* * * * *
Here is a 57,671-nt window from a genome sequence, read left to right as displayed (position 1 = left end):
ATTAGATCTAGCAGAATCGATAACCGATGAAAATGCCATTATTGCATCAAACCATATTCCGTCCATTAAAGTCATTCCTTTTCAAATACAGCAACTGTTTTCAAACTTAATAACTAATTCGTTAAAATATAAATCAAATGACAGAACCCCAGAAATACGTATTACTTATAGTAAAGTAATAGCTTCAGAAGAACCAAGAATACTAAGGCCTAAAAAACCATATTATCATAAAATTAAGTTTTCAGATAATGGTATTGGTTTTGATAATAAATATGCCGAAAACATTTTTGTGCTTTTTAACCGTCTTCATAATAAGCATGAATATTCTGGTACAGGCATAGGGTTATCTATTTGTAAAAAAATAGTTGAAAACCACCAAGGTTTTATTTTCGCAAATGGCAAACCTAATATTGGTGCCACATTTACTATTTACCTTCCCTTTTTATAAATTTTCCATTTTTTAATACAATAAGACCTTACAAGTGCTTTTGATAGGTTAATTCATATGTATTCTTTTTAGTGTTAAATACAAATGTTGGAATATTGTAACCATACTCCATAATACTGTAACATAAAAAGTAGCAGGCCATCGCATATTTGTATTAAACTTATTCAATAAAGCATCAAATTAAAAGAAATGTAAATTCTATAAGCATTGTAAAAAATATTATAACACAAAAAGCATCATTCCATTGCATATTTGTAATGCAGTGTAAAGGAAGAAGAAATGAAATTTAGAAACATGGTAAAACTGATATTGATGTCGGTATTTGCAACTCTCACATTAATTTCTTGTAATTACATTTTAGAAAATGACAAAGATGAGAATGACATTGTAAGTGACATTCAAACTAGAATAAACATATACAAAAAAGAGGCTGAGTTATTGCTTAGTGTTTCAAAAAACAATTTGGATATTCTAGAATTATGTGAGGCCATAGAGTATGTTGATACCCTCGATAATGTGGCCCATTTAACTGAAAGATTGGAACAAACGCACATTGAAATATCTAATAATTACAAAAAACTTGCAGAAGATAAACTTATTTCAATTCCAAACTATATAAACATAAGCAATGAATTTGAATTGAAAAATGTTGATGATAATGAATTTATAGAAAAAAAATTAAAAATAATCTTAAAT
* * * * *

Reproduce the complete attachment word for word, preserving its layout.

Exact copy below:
Here is a 57,671-nt window from a genome sequence, read left to right as displayed (position 1 = left end):
ATTAGATCTAGCAGAATCGATAACCGATGAAAATGCCATTATTGCATCAAACCATATTCCGTCCATTAAAGTCATTCCTTTTCAAATACAGCAACTGTTTTCAAACTTAATAACTAATTCGTTAAAATATAAATCAAATGACAGAACCCCAGAAATACGTATTACTTATAGTAAAGTAATAGCTTCAGAAGAACCAAGAATACTAAGGCCTAAAAAACCATATTATCATAAAATTAAGTTTTCAGATAATGGTATTGGTTTTGATAATAAATATGCCGAAAACATTTTTGTGCTTTTTAACCGTCTTCATAATAAGCATGAATATTCTGGTACAGGCATAGGGTTATCTATTTGTAAAAAAATAGTTGAAAACCACCAAGGTTTTATTTTCGCAAATGGCAAACCTAATATTGGTGCCACATTTACTATTTACCTTCCCTTTTTATAAATTTTCCATTTTTTAATACAATAAGACCTTACAAGTGCTTTTGATAGGTTAATTCATATGTATTCTTTTTAGTGTTAAATACAAATGTTGGAATATTGTAACCATACTCCATAATACTGTAACATAAAAAGTAGCAGGCCATCGCATATTTGTATTAAACTTATTCAATAAAGCATCAAATTAAAAGAAATGTAAATTCTATAAGCATTGTAAAAAATATTATAACACAAAAAGCATCATTCCATTGCATATTTGTAATGCAGTGTAAAGGAAGAAGAAATGAAATTTAGAAACATGGTAAAACTGATATTGATGTCGGTATTTGCAACTCTCACATTAATTTCTTGTAATTACATTTTAGAAAATGACAAAGATGAGAATGACATTGTAAGTGACATTCAAACTAGAATAAACATATACAAAAAAGAGGCTGAGTTATTGCTTAGTGTTTCAAAAAACAATTTGGATATTCTAGAATTATGTGAGGCCATAGAGTATGTTGATACCCTCGATAATGTGGCCCATTTAACTGAAAGATTGGAACAAACGCACATTGAAATATCTAATAATTACAAAAAACTTGCAGAAGATAAACTTATTTCAATTCCAAACTATATAAACATAAGCAATGAATTTGAATTGAAAAATGTTGATGATAATGAATTTATAGAAAAAAAATTAAAAATAATCTTAAAT